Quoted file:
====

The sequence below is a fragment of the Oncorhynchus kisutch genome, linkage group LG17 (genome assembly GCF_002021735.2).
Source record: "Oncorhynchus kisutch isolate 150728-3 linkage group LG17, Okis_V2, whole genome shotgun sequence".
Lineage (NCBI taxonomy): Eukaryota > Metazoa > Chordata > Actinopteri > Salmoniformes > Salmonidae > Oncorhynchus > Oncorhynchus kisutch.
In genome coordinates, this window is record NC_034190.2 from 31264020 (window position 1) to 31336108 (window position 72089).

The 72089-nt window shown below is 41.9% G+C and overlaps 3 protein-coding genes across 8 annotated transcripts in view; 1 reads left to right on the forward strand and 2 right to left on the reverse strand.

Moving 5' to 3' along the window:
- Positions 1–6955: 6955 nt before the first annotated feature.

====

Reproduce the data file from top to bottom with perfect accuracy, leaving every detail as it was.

The sequence below is a fragment of the Oncorhynchus kisutch genome, linkage group LG17 (genome assembly GCF_002021735.2).
Source record: "Oncorhynchus kisutch isolate 150728-3 linkage group LG17, Okis_V2, whole genome shotgun sequence".
Lineage (NCBI taxonomy): Eukaryota > Metazoa > Chordata > Actinopteri > Salmoniformes > Salmonidae > Oncorhynchus > Oncorhynchus kisutch.
In genome coordinates, this window is record NC_034190.2 from 31264020 (window position 1) to 31336108 (window position 72089).

The 72089-nt window shown below is 41.9% G+C and overlaps 3 protein-coding genes across 8 annotated transcripts in view; 1 reads left to right on the forward strand and 2 right to left on the reverse strand.

Moving 5' to 3' along the window:
- Positions 1–6955: 6955 nt before the first annotated feature.